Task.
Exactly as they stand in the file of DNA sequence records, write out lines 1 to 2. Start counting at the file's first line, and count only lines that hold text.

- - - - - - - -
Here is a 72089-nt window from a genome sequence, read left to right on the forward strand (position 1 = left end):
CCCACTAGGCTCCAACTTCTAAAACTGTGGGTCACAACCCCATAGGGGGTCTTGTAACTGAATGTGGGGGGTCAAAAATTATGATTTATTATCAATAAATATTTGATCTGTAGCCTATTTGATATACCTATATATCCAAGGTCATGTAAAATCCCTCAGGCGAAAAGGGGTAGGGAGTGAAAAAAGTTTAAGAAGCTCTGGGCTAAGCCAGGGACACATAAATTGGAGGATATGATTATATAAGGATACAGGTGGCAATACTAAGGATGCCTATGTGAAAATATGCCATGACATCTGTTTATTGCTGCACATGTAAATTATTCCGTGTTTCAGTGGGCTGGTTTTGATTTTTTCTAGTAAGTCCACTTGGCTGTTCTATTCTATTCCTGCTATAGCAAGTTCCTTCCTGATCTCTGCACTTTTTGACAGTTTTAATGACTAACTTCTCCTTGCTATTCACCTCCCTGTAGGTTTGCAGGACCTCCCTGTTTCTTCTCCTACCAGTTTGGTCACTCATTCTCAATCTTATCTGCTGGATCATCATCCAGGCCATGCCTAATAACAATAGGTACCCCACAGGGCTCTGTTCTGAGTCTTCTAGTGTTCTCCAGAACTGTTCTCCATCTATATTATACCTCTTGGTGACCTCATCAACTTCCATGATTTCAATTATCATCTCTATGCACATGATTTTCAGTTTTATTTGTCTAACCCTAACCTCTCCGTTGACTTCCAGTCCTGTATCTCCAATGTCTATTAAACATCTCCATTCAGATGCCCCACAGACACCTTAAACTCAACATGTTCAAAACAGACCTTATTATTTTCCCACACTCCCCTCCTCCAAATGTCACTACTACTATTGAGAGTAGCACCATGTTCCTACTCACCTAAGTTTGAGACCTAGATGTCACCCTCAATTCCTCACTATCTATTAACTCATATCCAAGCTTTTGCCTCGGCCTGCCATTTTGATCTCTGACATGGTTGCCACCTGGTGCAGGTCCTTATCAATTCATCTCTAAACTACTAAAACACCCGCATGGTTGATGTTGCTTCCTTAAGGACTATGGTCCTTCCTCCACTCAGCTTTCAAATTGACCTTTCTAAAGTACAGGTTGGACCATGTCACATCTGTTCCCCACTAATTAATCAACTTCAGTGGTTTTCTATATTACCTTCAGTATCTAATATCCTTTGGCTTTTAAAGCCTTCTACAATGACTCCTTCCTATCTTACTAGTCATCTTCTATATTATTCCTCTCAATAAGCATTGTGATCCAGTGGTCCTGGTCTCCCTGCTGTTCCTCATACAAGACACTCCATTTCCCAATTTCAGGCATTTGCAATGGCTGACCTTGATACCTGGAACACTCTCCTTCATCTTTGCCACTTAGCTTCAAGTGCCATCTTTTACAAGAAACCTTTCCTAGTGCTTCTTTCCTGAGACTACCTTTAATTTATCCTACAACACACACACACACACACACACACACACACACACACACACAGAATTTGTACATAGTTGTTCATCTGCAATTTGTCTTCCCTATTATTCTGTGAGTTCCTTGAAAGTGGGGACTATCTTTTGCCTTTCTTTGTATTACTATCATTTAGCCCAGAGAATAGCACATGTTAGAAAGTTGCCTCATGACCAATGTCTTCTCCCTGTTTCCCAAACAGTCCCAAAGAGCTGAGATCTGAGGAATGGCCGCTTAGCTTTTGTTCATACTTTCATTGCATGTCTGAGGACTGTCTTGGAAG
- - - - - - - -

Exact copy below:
Here is a 72089-nt window from a genome sequence, read left to right on the forward strand (position 1 = left end):
CCCACTAGGCTCCAACTTCTAAAACTGTGGGTCACAACCCCATAGGGGGTCTTGTAACTGAATGTGGGGGGTCAAAAATTATGATTTATTATCAATAAATATTTGATCTGTAGCCTATTTGATATACCTATATATCCAAGGTCATGTAAAATCCCTCAGGCGAAAAGGGGTAGGGAGTGAAAAAAGTTTAAGAAGCTCTGGGCTAAGCCAGGGACACATAAATTGGAGGATATGATTATATAAGGATACAGGTGGCAATACTAAGGATGCCTATGTGAAAATATGCCATGACATCTGTTTATTGCTGCACATGTAAATTATTCCGTGTTTCAGTGGGCTGGTTTTGATTTTTTCTAGTAAGTCCACTTGGCTGTTCTATTCTATTCCTGCTATAGCAAGTTCCTTCCTGATCTCTGCACTTTTTGACAGTTTTAATGACTAACTTCTCCTTGCTATTCACCTCCCTGTAGGTTTGCAGGACCTCCCTGTTTCTTCTCCTACCAGTTTGGTCACTCATTCTCAATCTTATCTGCTGGATCATCATCCAGGCCATGCCTAATAACAATAGGTACCCCACAGGGCTCTGTTCTGAGTCTTCTAGTGTTCTCCAGAACTGTTCTCCATCTATATTATACCTCTTGGTGACCTCATCAACTTCCATGATTTCAATTATCATCTCTATGCACATGATTTTCAGTTTTATTTGTCTAACCCTAACCTCTCCGTTGACTTCCAGTCCTGTATCTCCAATGTCTATTAAACATCTCCATTCAGATGCCCCACAGACACCTTAAACTCAACATGTTCAAAACAGACCTTATTATTTTCCCACACTCCCCTCCTCCAAATGTCACTACTACTATTGAGAGTAGCACCATGTTCCTACTCACCTAAGTTTGAGACCTAGATGTCACCCTCAATTCCTCACTATCTATTAACTCATATCCAAGCTTTTGCCTCGGCCTGCCATTTTGATCTCTGACATGGTTGCCACCTGGTGCAGGTCCTTATCAATTCATCTCTAAACTACTAAAACACCCGCATGGTTGATGTTGCTTCCTTAAGGACTATGGTCCTTCCTCCACTCAGCTTTCAAATTGACCTTTCTAAAGTACAGGTTGGACCATGTCACATCTGTTCCCCACTAATTAATCAACTTCAGTGGTTTTCTATATTACCTTCAGTATCTAATATCCTTTGGCTTTTAAAGCCTTCTACAATGACTCCTTCCTATCTTACTAGTCATCTTCTATATTATTCCTCTCAATAAGCATTGTGATCCAGTGGTCCTGGTCTCCCTGCTGTTCCTCATACAAGACACTCCATTTCCCAATTTCAGGCATTTGCAATGGCTGACCTTGATACCTGGAACACTCTCCTTCATCTTTGCCACTTAGCTTCAAGTGCCATCTTTTACAAGAAACCTTTCCTAGTGCTTCTTTCCTGAGACTACCTTTAATTTATCCTACAACACACACACACACACACACACACACACACACACACACACAGAATTTGTACATAGTTGTTCATCTGCAATTTGTCTTCCCTATTATTCTGTGAGTTCCTTGAAAGTGGGGACTATCTTTTGCCTTTCTTTGTATTACTATCATTTAGCCCAGAGAATAGCACATGTTAGAAAGTTGCCTCATGACCAATGTCTTCTCCCTGTTTCCCAAACAGTCCCAAAGAGCTGAGATCTGAGGAATGGCCGCTTAGCTTTTGTTCATACTTTCATTGCATGTCTGAGGACTGTCTTGGAAG